Even as beach volleyball prepares for its first appearance as a medal sport for men and women at the 1996 Atlanta Olympics, competition will continue to brew among the three top beer brands backing three separate, often-warring, leagues.
The competing beers behind beach volleyball are Miller Lite, Bud Light and Coors Light. Each hopes its players will make it to the Olympics based on the criteria laid out by the International Federation of Volleyball Players of Lausanne, Switzerland.
Sponsors are thrilled: "Beach volleyball is really positioning for growth next year in what's become a sport with a very healthy, active, youthful following," said Kevin Monaghan, director of new-business development for NBC Sports, broadcast partner of the Miller Lite Pro Beach Tour.
Miller Lite's beach volleyball relationship goes back 15 years; it's been a long-term backer of the venerable men-only Association of Volleyball Professionals, and Miller Brewing Co. is generally credited with helping the sport move from a locals-only, southern California thing to a national, media-intensive phenomenon.
Every weekend from March to September, thousands of passionate fans flock to temporary bleachers to watch the gods and goddesses of beach volleyball glisten with sweat while spiking balls for big prize money.
Even in oceanless areas like Minneapolis; Boulder, Colo.; and Austin, Texas, beach volleyball thrives, thanks to tons of sand trucked in for each event.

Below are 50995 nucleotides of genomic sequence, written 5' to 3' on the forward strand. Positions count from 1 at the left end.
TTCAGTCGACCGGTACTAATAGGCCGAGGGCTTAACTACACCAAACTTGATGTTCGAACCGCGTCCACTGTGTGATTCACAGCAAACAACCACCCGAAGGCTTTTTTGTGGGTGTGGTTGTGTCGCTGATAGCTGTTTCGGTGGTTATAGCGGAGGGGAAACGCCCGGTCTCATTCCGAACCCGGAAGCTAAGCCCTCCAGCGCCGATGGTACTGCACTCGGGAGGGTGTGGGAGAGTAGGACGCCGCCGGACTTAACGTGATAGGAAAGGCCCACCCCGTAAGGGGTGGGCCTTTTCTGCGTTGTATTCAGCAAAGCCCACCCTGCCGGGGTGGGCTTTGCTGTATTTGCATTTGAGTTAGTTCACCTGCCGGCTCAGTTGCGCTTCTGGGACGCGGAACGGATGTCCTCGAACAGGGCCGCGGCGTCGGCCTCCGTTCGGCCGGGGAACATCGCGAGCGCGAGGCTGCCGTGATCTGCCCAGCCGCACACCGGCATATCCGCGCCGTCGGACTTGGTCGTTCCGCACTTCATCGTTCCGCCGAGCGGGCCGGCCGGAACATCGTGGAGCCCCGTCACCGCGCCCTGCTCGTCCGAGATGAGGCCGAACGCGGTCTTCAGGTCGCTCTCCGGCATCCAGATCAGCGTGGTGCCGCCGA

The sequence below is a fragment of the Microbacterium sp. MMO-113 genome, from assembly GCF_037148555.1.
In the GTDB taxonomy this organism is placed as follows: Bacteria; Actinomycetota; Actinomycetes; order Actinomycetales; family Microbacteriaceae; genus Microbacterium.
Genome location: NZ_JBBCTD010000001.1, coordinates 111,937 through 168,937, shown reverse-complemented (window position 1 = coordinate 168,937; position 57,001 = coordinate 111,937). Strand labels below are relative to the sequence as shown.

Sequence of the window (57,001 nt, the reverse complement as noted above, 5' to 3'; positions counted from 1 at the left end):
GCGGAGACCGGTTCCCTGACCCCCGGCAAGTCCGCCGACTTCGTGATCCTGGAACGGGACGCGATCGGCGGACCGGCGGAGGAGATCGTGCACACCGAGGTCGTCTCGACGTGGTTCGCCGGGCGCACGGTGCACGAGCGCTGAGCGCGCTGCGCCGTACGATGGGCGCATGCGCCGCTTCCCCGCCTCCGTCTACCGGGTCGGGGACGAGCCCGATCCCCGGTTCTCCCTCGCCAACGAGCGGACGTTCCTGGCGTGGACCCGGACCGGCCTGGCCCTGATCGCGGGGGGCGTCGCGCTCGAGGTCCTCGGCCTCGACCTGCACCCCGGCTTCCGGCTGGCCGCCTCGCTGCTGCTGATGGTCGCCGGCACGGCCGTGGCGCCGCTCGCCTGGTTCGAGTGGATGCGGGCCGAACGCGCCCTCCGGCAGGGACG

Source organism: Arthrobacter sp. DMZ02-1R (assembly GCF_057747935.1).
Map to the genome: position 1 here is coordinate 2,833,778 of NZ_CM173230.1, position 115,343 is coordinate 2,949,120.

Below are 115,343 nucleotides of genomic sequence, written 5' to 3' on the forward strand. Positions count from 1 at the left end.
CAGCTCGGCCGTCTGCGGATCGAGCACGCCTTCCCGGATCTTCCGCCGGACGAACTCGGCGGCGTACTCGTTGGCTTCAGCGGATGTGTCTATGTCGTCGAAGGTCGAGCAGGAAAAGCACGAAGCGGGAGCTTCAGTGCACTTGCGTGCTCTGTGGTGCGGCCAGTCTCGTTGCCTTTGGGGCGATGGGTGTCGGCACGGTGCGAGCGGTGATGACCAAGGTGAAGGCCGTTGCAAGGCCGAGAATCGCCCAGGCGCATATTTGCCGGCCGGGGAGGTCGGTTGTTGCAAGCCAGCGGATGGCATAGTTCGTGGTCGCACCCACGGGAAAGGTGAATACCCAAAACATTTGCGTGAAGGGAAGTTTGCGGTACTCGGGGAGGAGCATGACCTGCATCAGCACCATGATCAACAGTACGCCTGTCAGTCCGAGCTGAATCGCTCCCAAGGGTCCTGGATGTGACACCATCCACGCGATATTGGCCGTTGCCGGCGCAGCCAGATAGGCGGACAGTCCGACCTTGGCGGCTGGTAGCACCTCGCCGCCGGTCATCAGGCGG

This year Miller Lite's Pro Beach Volleyball Tour boasted $4.2 million in prize money shared among the players over various tournaments, culminating in the biggest purse of all, $1.25 million at the Aug. 27 showdown at Hermosa Beach, Calif.
The AVP, which supports two-man team doubles volleyball, also claims beach volleyball's best-known star, Karch Kiraly, who is personally sponsored by Speedo and is almost certain to represent the U.S. in the Olympics. Of nearly equal visibility is tow-headed Adam Johnson, who is separately sponsored by Nike.
Major sponsors in addition to title sponsor Miller Lite include Coca-Cola's Nestea, Evian, 1-800-COLLECT and Footaction, among others; major sponsorship costs $1.5 million.
Rising fast, however, is the rival men's and women's Bud Light Pro Beach Volleyball League, which has zoomed from virtually nowhere in 1990 to prominence with 20 circuit games televised exclusively on ESPN and ESPN2.
The Bud Light League's biggest asset: famous and glamorous spiker Gabrielle Reece, another Olympic women's team hopeful who also happens to be a model, the host of MTV Sports and star of new syndicated sports TV series airing this fall called "The Extremist."
The Bud Light League, majority-owned by CE Sports of Van Nuys, Calif., plays a style of volleyball using four people per team; the league is surging and boasts co-sponsors including Sony, Paul Mitchell and Nike. Sponsorship costs are in the mid-six figures.
Not to be overlooked is Coors Light's Women's Professional Volleyball Association, which plays two-person volleyball on its own tournament circuit and is aired on CBS.
Despite their often-adversarial stances, the leagues might be helping one another gain spectator and sponsorship appeal.
"Altogether I think we create synergies for one another by raising awareness of beach volleyball and spotlighting the individualistic nature of the sport," said Bryan Stewart, executive director of the Bud Light League.